Although a spin-off from the children’s TV series, this big-screen adventure is inventive enough to paste together its slim narrative with great charm.
Pee-Wee Herman, all rubbery limbs and made-up face, loses his precious red bicycle – the keenest bike in the world – and chases it all the way to Hollywood.
The chief suspect is Pee-Wee’s portly neighbour, the equally child-like Francis Buxton (Mark Holton), who has attempted to buy the bicycle many times without success.
Pee-Wee consults disreputable psychic Madame Ruby (Erica Yohn) who tells him the bike is being held in the basement at the Alamo.
He duly sets off on an epic road journey and, along the way, he encounters riotous adventures with bikers, bums, cowboys, cons, phantom trucker Large Marge (Alice Nunn) and a waitress with wanderlust.
Warner Brothers eventually buy Pee-Wee’s story and turn it into a film with James Brolin as “PW Herman” and Morgan Fairchild as Dottie. Pee-Wee is dubbed in a cameo as a bellhop.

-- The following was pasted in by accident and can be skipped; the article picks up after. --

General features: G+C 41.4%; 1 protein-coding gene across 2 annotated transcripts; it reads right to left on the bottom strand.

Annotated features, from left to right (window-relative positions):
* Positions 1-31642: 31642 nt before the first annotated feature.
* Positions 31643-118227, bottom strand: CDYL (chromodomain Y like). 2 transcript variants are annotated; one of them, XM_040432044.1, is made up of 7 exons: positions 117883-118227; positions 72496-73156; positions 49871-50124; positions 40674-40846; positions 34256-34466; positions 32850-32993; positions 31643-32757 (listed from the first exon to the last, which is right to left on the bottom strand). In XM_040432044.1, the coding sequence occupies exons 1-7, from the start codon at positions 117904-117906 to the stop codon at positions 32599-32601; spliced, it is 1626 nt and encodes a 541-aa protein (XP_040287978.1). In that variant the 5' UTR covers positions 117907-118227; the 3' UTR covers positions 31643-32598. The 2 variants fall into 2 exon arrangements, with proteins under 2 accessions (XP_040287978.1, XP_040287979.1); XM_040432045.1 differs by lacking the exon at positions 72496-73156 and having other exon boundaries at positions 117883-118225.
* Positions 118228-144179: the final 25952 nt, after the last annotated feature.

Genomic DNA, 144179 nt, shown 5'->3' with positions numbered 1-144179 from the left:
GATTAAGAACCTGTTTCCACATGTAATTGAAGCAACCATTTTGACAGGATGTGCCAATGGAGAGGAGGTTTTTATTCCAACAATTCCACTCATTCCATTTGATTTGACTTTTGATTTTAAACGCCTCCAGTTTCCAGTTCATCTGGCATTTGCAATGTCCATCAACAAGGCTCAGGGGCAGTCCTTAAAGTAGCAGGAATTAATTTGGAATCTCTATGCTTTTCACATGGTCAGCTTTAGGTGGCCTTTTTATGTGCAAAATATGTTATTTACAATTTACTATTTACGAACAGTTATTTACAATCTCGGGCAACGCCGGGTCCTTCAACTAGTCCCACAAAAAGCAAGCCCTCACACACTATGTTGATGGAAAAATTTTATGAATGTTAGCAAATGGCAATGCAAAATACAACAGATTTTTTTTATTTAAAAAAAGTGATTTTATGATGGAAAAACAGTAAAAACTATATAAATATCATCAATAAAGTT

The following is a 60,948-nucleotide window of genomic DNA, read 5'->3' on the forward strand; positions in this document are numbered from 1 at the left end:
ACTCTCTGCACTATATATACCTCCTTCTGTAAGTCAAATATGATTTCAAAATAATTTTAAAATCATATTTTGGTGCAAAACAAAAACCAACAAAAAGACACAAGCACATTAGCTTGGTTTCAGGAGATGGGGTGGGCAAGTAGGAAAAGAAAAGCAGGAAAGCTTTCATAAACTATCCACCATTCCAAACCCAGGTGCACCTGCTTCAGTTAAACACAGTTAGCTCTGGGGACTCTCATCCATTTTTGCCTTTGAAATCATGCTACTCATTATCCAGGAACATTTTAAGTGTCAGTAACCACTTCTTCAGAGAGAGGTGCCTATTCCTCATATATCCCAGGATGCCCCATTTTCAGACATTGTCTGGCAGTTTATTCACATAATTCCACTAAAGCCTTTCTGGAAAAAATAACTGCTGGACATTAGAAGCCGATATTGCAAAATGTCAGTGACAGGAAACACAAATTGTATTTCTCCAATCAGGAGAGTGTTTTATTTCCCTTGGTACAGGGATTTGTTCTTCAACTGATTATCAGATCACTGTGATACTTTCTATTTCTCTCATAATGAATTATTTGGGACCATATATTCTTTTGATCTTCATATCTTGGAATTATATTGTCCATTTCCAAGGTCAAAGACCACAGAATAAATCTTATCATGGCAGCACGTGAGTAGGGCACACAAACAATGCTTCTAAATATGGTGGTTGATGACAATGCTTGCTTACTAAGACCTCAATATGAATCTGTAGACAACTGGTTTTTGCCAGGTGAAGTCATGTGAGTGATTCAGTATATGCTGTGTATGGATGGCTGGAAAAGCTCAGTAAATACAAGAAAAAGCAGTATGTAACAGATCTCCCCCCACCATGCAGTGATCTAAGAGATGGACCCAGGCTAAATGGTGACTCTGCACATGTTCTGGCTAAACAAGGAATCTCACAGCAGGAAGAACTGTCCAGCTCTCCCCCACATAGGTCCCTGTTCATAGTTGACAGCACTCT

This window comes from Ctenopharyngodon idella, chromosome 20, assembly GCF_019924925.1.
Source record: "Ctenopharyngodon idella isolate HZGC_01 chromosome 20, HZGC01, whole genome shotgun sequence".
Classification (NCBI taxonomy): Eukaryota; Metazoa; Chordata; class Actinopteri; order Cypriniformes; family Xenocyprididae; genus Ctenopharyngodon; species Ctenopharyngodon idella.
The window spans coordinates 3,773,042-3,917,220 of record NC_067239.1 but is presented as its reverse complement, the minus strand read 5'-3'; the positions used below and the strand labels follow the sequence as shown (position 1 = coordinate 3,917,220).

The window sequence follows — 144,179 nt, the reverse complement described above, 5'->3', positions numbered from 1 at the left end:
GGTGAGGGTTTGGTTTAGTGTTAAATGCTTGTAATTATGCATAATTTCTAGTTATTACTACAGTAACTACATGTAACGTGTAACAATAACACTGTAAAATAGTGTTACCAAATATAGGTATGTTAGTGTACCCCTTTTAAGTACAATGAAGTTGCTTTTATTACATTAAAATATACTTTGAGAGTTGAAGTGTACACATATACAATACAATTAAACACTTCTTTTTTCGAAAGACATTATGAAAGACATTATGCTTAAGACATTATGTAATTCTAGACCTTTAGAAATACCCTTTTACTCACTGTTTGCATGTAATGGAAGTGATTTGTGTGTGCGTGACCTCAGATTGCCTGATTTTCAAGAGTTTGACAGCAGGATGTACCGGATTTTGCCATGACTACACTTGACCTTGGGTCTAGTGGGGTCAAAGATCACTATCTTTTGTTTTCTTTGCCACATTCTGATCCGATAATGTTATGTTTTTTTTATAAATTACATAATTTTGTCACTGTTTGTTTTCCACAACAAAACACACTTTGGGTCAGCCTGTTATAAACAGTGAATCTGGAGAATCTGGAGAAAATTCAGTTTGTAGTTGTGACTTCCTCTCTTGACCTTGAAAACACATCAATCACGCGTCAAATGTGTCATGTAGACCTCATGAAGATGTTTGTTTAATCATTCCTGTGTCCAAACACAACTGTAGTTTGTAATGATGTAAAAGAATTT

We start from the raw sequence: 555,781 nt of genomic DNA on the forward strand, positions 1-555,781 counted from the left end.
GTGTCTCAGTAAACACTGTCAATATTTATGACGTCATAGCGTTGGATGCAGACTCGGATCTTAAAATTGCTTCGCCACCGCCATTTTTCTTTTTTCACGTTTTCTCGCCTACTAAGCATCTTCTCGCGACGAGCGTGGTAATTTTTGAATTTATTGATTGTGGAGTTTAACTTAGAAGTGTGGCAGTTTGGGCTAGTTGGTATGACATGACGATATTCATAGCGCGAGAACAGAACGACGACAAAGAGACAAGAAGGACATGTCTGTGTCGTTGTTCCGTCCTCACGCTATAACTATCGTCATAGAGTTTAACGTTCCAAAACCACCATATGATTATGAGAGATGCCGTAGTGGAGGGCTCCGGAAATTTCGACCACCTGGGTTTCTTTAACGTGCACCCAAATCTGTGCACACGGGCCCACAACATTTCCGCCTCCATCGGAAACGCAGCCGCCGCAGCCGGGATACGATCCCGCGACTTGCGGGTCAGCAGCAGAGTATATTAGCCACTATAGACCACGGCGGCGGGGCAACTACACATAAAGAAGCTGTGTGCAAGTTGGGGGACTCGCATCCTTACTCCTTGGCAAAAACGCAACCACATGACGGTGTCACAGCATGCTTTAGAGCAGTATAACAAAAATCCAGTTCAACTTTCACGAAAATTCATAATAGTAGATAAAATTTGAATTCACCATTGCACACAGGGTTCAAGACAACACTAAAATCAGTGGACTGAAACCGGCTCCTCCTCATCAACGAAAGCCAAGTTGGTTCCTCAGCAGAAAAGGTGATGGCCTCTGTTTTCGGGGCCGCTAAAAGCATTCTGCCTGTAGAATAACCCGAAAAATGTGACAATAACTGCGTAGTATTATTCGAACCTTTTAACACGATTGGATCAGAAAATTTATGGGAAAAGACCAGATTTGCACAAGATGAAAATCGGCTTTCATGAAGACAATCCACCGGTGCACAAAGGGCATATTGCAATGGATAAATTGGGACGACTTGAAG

Tim Burton’s full-length movie directorial debut did modest business on release but is generally regarded to be a minor cult classic now thanks to the whimsical, almost plotless, strange and sometimes delightful nature of the picture which is awash with inventive ideas and rich designs and capped by a great score by Danny Elfman – who uses circus-themed music to mesh with the colourful visuals and Pee-wee’s singularly weird and wonderful little universe.
A familiar route is enlivened by Herman’s engaging innocence and energy, as well as the surreal, brightly-coloured world created around him. The result is surprisingly very funny.